Doughty doesn't melt under pressure

ByPierre Lebrun Via <a Href="" Title="espn" Class="espn_sc_byline">espn </a>
May 14, 2014, 4:31 PM

&#151; -- EL SEGUNDO, Calif. -- If there is a team in the NHL that doesn't shrink under the weight of an elimination game, it is certainly the Los Angeles Kings.

And if there's a player who has risen up in those moments, it has to be Drew Doughty.

In 2014, he's a perfect 7-0 in win-or-go-home games between the Sochi Olympics and the first round of the NHL playoffs. And it's no coincidence.

The bigger the stakes, the more Doughty relishes being in the spotlight. He was easily the best defenseman at the Olympics in helping Team Canada capture gold and was very much the best skater on either side when the Kings rallied back from a 3-0 series deficit to stun the San Jose Sharks last round.

The Kings need their superstar defenseman to raise his game once again when they face elimination Wednesday night at Staples Center.

"I love these opportunities, I love the pressure," Doughty said matter-of-factly Tuesday. "I know that going into these situations I'm going to be counted upon, and in order for us to win, I've got to be at the top of my game, so I just look forward to these opportunities. I just want to go out there and play well defensively -- that's always my main thing, shutting down the other team's top line, and then after that, trying to get involved in the offense -- and still don't think I've played my absolute best this series, so I'm going to need to do it at home tomorrow."

Talk is cheap unless you can back up those words, but when it comes to the Kings the past few years, they have indeed backed it up and accumulated the kind of big-game knowledge that is crucial in these moments.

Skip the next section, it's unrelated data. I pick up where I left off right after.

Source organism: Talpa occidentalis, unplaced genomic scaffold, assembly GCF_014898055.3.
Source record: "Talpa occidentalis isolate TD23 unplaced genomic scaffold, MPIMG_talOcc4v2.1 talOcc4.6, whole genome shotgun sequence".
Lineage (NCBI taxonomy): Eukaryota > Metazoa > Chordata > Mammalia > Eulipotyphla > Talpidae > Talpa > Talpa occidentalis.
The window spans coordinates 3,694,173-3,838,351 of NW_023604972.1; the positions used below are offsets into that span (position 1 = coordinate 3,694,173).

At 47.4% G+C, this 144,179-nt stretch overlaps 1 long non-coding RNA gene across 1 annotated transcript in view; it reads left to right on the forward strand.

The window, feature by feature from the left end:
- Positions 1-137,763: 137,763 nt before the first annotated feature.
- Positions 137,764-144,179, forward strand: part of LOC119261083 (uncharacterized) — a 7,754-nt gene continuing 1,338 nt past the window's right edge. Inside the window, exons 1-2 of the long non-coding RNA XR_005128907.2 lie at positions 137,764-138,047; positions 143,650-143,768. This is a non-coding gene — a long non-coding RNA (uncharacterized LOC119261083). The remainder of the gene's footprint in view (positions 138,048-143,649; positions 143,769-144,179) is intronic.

Between a Stanley Cup championship in 2012, last spring's final-four appearance in a Cup hangover year and this April's monumental comeback versus a very good Sharks team, the Kings have seen it all.

It's why when reading the body language of Doughty or coach Darryl Sutter on Tuesday, you didn't sense any kind of trepidation with their season possibly on the brink. The coach and the superstar spoke confidently without sounding cocky, knowingly without being disrespectful of a Ducks team that's very much deserving of its 3-2 series lead.

They been here, done that.

"Yeah, you know what, I think I've been through it more than any of them," Sutter said. "At the end of the day, there's probably not many coaches that have been in as many [elimination] games, so that's something I'm comfortable with."

But just how comfortable can you get having your backs against the wall?

"I'd rather be playing a Game 6 in May than be playing Game 82 on the 15th of April and saying, 'Oh, I can't wait to watch the playoffs,'" said Sutter. "Teams are close, and as a coach, you go in expecting to win every game. If you don't, you shouldn't be in this league. And we've been down that road. We go in expecting to win every game. Obviously, that doesn't happen, or someone would go 82-0 and someone would go 16-0.

"But if you have that mindset, it's a good one to have."

Quite honest, to borrow a Sutter-ism, the Kings were fortunate to be up 2-0 in this series, tying Game 1 with seven seconds left, outshot 37-17 in Game 2, but still coming up aces. They ran out of breaks in the next three games.